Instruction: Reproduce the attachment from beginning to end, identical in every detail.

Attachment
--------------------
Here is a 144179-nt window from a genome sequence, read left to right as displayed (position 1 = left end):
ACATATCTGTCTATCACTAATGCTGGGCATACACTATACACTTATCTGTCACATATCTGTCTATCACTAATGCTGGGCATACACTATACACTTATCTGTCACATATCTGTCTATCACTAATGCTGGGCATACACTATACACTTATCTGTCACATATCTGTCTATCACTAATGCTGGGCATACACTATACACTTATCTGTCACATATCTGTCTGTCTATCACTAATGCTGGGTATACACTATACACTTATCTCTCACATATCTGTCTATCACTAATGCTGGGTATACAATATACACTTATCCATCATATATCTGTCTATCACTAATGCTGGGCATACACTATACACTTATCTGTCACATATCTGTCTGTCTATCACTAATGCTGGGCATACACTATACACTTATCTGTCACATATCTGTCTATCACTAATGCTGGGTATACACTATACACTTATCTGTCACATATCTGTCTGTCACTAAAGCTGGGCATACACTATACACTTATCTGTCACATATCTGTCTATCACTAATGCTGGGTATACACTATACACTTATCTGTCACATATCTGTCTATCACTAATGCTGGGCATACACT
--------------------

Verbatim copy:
Here is a 144179-nt window from a genome sequence, read left to right as displayed (position 1 = left end):
ACATATCTGTCTATCACTAATGCTGGGCATACACTATACACTTATCTGTCACATATCTGTCTATCACTAATGCTGGGCATACACTATACACTTATCTGTCACATATCTGTCTATCACTAATGCTGGGCATACACTATACACTTATCTGTCACATATCTGTCTATCACTAATGCTGGGCATACACTATACACTTATCTGTCACATATCTGTCTGTCTATCACTAATGCTGGGTATACACTATACACTTATCTCTCACATATCTGTCTATCACTAATGCTGGGTATACAATATACACTTATCCATCATATATCTGTCTATCACTAATGCTGGGCATACACTATACACTTATCTGTCACATATCTGTCTGTCTATCACTAATGCTGGGCATACACTATACACTTATCTGTCACATATCTGTCTATCACTAATGCTGGGTATACACTATACACTTATCTGTCACATATCTGTCTGTCACTAAAGCTGGGCATACACTATACACTTATCTGTCACATATCTGTCTATCACTAATGCTGGGTATACACTATACACTTATCTGTCACATATCTGTCTATCACTAATGCTGGGCATACACT